As tourists walk across the Széchenyi Lánchíd Chain Bridge in Budapest, Hungary, they approach the stunning Gresham Palace. The Four Seasons Hotel Gresham Palace obtains a remarkable site due to the panoramic view of the famous Danube River, Buda Castle, and Fisherman’s Bastion from the front rooms of the hotel. As you enter this Four Seasons, your eye is drawn towards a glass atrium leading up to the front desk. A crystal chandelier is in the center of this atrium and further adds to the grand interior architecture and design of the hotel. After having the opportunity to walk through the Four Seasons Hotel Gresham Palace and stay in the Four Seasons Firenze, I understood why this hotel chain is one of the most well known in the world. The Four Seasons brand is one of luxury and is a part of one of the most influential industries in the world: hospitality. However, even though this hotel chain is luxurious for customers, the hospitality industry the Four Seasons falls into entails poor employee wages, high employee turnover, and lack of stability. Furthermore, this industry has created mass tourism leading to social discrepancies, economic dependencies, and weakened culture. Thus, is the Four Seasons Hotel Chain ethical for partaking in an industry that has led to such problems? Should the Four Seasons shift their attention from customers to employees in order to address industry concerns?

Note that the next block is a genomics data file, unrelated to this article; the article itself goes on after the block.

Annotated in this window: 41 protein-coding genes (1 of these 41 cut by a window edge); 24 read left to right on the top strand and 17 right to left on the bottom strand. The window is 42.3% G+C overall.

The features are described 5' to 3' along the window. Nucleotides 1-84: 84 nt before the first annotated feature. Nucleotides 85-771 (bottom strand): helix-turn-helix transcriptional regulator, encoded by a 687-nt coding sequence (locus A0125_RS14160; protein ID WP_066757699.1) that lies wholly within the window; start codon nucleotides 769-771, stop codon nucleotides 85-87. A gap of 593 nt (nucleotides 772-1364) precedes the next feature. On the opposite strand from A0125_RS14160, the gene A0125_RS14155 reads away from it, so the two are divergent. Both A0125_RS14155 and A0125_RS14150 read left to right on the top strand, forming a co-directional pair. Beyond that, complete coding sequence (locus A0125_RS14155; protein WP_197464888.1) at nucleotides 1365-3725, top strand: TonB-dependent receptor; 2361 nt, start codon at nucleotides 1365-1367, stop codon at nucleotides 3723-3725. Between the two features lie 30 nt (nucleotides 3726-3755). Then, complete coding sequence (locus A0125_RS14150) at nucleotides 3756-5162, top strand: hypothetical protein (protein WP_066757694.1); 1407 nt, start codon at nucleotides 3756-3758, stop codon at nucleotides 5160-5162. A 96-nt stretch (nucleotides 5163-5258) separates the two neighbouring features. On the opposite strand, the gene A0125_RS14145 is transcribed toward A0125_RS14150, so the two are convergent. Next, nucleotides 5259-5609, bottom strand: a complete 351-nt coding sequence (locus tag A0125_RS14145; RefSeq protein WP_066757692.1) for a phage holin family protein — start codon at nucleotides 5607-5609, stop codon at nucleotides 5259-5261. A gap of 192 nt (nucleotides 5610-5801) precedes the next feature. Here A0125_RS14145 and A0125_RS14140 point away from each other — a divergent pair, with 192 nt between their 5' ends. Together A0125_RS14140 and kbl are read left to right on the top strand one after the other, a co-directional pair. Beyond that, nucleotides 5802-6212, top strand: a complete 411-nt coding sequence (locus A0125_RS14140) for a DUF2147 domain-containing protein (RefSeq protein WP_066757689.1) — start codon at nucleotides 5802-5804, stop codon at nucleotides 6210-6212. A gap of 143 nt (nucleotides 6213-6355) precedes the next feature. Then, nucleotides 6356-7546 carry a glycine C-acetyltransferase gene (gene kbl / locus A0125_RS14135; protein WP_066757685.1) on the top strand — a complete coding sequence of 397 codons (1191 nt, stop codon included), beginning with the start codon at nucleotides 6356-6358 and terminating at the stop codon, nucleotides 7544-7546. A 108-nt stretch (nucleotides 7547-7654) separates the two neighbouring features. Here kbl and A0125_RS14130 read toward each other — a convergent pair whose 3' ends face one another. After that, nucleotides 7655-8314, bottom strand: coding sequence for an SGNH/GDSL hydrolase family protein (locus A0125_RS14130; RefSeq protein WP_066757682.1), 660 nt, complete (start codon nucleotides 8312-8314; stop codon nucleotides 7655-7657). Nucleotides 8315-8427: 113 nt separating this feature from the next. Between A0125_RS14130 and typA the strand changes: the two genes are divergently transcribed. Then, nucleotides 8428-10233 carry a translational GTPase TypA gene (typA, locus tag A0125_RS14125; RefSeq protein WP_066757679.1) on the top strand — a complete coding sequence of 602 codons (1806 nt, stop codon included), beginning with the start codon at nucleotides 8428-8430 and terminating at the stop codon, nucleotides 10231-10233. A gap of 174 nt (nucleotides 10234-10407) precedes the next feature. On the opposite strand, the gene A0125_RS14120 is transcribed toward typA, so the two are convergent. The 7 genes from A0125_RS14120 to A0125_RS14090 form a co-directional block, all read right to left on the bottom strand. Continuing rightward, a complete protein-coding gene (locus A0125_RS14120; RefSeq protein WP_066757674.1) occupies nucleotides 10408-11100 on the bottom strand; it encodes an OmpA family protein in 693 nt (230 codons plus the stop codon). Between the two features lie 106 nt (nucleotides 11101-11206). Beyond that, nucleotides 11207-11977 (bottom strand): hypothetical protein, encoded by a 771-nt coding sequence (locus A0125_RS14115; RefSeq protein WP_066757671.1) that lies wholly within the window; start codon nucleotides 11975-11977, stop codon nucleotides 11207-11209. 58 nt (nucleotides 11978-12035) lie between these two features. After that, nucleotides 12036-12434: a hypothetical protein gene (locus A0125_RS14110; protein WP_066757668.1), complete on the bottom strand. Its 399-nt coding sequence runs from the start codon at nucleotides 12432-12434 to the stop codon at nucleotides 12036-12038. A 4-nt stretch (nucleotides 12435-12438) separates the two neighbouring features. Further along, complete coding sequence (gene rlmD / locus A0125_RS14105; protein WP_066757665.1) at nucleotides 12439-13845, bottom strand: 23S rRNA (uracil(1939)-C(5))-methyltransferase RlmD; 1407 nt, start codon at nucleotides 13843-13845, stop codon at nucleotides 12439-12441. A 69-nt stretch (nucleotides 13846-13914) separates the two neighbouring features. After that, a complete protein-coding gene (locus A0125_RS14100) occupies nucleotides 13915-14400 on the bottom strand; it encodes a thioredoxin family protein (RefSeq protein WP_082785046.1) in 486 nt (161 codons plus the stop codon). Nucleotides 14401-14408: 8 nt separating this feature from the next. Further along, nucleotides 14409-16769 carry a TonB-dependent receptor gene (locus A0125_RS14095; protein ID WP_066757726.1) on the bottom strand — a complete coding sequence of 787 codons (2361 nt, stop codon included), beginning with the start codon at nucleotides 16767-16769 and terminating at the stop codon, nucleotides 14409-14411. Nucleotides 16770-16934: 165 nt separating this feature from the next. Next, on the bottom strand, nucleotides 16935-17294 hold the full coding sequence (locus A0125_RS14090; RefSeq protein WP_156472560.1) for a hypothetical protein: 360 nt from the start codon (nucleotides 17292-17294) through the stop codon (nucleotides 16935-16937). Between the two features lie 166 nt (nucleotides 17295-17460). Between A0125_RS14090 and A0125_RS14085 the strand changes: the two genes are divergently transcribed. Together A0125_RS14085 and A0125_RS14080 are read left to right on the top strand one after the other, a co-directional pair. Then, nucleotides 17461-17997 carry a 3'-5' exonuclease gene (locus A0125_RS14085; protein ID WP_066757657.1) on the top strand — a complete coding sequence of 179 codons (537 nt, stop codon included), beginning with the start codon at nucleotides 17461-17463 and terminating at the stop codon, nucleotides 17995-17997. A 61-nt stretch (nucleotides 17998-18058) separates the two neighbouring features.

The Great Depression and Glass-Steagall
Fueled by post-World War I consumer optimism and rapid migration from rural towns to cities, the Dow Jones Industrial Average increased tenfold. This period of time, referred to as “The Roaring Twenties”, ended when the market crashed and the Great Depression began. The Dow Jones reached an all time high on September 3rd, 1929 of 381.7, a level that would not be seen again until 1954, in inflation-adjusted numbers. Just over a month later, between October 24th and October 29th, 1929, the Dow fell from 305.85 to 230.07, a record total loss of nearly 25%. This was the start of the Great Depression. Continue reading Sandy Weill, Citigroup and Gramm-Leach-Bliley: Could Virtue Have Saved Us From Crisis?
These are the responses I have gotten for our class oath:
As a manager…
- I lead by example and make decisions in the best interest of my firm, employees, and society. I consider all stakeholders in my decision and aim to create overall value for society.
- it is my social duty to be transparent, ethical, law-abiding, and moral when making decisions in my company that deal with stakeholders.
- I will create value for the company and stakeholders through a set of ethical principles.
- I am representative of society’s interest within my company. The purpose of a manager is to make sure that their employees are working at their best towards sustainable profitability.